An active, zealous promoter of the growth and prosperity of Des Moines was John H. Given. Its development was his constant desire and incentive to action. Very few men were more widely known in Polk County in the early days, or were more helpful to the betterment of the community. He was one of the solid men of those days.
Of English descent, a native of Virginia, his youth was passed on a farm, his education obtained during Winter months in the District School. At the age of seventeen, he entered an apprenticeship to learn the trade of wagon-maker. After five years’ service, he attended college one year, and in 1842, came to Iowa, stopping for a time at Dahlonega, near Ottumwa, where, among strangers, in a new country, at twenty-three years of age, with no capital but a vigorous healthy body, persistent energy, prudence and industry, he began business life and to grow up with the country. While there, public attention was turning toward Fort Des Moines as a trade center, and in October, 1845, when the last payment was made to the Indians, he came to The Fort and purchased land claims.
That was an interesting event in the history of the town and county. It was the final assemblage of the Indians prior to their exodus from the country. There was present Keokuk, the great orator and diplomat of his tribe; Poweshiek, young Black Hawk, Kiskekosh, Pasishamone, and other head men. The emotions which filled the hearts of those venerable chiefs, as they received their last stipend for what had been the home of their people for generations, with full consciousness that immediately they must turn their backs upon it all and go where they would be lost in oblivion and national annihilation by a race to whom they had been friendly and true in turburlent times and perilous times, must have been soul-stirring. Keokuk did not survive the change. Three years later, he went to the happy hunting-grounds of Manitou, the Great Spirit.
The payments were made in silver, in accordance with the allotment to each tribe per capita, after deducting claims presented by Indian Traders, which were often the source of much contention, and some which would hardly pass an examination by a mutual insurance investigating committee. The exorbitant prices charged, the excessive number of blanket coats, thermometers, and other articles which the Indians never used, and the frequent repetition of such charges, indicated clearly that the Indian Trader was not in business for his health; that some claims were utterly spurious. What was left — usually very little — was turned over to Keokuk in a lump, and by him distributed to those entitled to it, and it was soon squandered.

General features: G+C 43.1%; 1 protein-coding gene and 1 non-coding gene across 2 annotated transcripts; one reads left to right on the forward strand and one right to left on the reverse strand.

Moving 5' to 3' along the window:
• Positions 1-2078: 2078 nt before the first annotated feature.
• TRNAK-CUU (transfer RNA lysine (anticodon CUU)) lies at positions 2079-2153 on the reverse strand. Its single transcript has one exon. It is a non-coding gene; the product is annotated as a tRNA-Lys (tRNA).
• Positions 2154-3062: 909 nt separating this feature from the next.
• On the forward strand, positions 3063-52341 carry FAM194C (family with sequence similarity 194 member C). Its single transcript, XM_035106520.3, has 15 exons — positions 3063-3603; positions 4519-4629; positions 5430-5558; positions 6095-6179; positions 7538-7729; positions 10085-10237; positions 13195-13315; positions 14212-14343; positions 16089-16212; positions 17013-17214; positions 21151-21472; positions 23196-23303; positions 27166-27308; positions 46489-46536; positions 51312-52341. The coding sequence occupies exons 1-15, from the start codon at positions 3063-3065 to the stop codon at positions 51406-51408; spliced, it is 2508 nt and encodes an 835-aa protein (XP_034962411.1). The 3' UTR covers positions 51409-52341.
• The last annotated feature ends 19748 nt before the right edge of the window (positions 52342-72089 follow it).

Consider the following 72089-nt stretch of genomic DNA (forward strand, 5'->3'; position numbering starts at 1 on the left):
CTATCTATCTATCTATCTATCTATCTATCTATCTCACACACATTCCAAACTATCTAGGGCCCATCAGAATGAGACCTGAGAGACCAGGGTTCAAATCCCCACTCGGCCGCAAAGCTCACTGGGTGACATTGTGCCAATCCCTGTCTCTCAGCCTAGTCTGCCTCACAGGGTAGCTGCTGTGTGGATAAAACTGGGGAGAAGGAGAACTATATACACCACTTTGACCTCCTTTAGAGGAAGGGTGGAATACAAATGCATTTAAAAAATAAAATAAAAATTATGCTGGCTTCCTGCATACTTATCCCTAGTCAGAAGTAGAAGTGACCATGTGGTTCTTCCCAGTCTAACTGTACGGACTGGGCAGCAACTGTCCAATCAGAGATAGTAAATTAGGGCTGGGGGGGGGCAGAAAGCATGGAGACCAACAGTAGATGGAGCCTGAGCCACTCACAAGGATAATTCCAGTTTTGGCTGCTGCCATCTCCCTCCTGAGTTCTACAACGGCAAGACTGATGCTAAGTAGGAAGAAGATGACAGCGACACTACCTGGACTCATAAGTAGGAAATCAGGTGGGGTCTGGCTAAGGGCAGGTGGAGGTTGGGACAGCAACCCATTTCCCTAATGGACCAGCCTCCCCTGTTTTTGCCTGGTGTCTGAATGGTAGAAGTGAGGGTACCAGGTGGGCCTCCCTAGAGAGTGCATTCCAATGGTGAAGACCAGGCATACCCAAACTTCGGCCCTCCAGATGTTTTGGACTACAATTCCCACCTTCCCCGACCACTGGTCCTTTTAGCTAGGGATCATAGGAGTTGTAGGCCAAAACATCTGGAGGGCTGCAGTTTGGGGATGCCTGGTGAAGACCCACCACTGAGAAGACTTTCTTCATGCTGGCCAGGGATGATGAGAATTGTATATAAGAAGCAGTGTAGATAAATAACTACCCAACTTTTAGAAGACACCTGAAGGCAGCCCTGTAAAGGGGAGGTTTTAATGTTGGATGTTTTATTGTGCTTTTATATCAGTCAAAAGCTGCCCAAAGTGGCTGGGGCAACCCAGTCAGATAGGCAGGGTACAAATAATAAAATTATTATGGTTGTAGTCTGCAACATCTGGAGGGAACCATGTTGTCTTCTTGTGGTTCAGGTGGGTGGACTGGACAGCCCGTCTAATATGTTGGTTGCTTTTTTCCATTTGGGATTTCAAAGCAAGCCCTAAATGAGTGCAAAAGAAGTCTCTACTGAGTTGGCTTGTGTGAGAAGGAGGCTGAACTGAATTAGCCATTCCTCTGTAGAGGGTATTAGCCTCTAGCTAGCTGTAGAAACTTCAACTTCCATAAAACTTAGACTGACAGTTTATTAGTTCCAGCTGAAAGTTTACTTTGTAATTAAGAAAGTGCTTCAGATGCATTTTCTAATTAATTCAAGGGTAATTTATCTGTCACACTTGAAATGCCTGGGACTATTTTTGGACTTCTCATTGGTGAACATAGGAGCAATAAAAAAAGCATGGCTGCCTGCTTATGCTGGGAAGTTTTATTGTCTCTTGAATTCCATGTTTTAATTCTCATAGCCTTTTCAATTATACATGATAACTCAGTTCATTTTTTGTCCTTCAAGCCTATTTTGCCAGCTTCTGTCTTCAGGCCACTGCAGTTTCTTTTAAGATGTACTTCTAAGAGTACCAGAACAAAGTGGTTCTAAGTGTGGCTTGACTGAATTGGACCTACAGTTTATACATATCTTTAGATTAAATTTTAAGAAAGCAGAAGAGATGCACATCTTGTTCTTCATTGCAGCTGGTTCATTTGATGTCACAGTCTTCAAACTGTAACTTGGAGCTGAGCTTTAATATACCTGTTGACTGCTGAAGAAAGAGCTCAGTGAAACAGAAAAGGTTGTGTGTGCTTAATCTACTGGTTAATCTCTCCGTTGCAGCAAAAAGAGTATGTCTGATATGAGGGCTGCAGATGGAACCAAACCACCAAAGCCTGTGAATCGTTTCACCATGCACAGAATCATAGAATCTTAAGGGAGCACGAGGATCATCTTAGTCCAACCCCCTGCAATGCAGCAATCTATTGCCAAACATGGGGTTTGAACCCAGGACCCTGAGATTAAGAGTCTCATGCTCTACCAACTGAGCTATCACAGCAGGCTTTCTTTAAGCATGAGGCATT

Keokuk’s signature appears many times on the old agency records, and it is written Ke-O-Kuk, as though to emphasize and give accent to it, which was also the correct way of speaking it. He was very proud of that big “O”.
In May, 1851, Given came to The Fort for a permanent residence. There were but two hundred people here. Houses were scarce, the log cabins of the soldiers’ garrison being occupied, but he found an illy-constructed, small, frame building, with two small rooms, at the northwest corner of vine and Third streets, a few rods distant from the location of the flagstaff of the garrison, and where now is the Schermerhorn cold storage plant, which he and his young wife occupied until they could find a better one, as was a necessity in those days; sometimes there were two and three families in one house, and they were not apartment houses, either.
There is a discrepancy as to the exact location of the flagstaff. Dixon, in his history of Polk County, says it was in the rear of the Old American House, which stood on the northeast corner of Second and Market. Another writer says it was near the corner of Third and Walnut.Judge Casady says it was standing some time after he came here, and it was standing near Market, not far from where Given had his plow shop, and southeast of it. Guy Ayers, who was a youngster, familiar with it, and tramped around it a hundred times, says it was on a line due southeast between the Guard House, which stood just north and west of where Given had his plow shop, and the officers’ headquarters; that when the survey of the town was made, the east line of Second Street nearly struck the staff about the center of the lot on the corner of Market. When the town lots were sold at public auction, in July, 1847, the purchasers did not want the flagstaff there, and it was ordered removed to another place. It was taken down, but never again raised. The people in those days were more interested in bread and butter than “Old Glory.”